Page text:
I stopped by the Bullring shopping centre for lunch and a little retail therapy. I prefer shopping alone because I'm definitely a browser, I love to take my time and try things on, which can be a time consuming process. With just a couple of hours until the train back I grabbed a quick milkshake from Eds (seriously yum), then hit some shops. There's no end to the options, whether you're looking for clothing, tech, a good book or a sweet treat, they've got you covered. I couldn't resist a stop in Victoria Secret, especially as there was a SALE on. I also have a mix of vinyl at home that I've picked up from Camden market (Queen - Don't Stop Me Now), Manchester record stores (The Stranglers) and occasionally HMV, who I bought Chvrches new album from just last week. The HMV here had such a large stock, I'm surprised I managed to just leave with Lorde - Pure Heroine. The Game of Thrones and Baby Driver soundtracks were very tempting indeed.
Reluctantly, I headed back to New Street Station with less than an hour to kill until my train back up north departed. A hot chocolate in Pret tied me over, while I updated Instagram stories and looked through my camera roll. The footage I'm happy with but it isn't until I start editing, that I know what works and what doesn't. There's usually a few standout clips but that's why it's important to film as much as possible. That way you can cut out the bits that don't cut it. It definitely was worth the trip and knowing now that it's pretty much like getting on the train to Manchester (an hour is easy to do), I will be planning more day trips into Birmingham. Maybe a weekend to Leeds and Sheffield too, because I just haven't seen enough cities in the UK. It's such a creative hub, with some great food spots and bars that I'm sure Danny would be happy to come check out with me (as long as I supply him with regular coffee).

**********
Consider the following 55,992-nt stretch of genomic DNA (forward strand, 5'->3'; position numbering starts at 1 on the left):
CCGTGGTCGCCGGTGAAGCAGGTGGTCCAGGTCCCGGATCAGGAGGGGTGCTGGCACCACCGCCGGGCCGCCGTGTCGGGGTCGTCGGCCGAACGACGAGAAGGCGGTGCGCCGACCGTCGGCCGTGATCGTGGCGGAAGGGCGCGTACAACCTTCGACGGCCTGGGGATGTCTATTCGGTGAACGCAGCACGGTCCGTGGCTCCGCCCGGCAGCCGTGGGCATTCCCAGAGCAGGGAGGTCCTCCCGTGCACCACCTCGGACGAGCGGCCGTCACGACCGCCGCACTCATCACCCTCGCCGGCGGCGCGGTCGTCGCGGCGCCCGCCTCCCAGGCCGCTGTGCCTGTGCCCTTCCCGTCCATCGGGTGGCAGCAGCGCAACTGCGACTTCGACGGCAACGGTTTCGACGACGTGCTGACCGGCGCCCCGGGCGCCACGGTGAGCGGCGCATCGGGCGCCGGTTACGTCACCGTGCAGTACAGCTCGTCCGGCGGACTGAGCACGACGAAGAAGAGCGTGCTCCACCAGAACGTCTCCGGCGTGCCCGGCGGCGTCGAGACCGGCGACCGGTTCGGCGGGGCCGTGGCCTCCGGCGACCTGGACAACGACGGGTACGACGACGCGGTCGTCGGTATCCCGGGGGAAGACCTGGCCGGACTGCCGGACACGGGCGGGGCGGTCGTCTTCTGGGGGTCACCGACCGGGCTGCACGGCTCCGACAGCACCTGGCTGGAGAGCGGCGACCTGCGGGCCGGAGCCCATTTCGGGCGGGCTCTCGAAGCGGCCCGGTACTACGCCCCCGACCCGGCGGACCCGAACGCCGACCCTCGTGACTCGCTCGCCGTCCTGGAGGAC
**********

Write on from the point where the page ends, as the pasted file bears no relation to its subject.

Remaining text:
I'm going to keep an eye out for future events at the Custard Factory. They do film screenings and artsy events, or even the christmas markets would be a treat to experience. Plus I've been meaning to check out the record festivals at The Custard Factory for ages and now I think the next one I will definitely be popping down for, but until then Birmingham...
Video Update Coming Soon.
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Aby, 24. Northerner.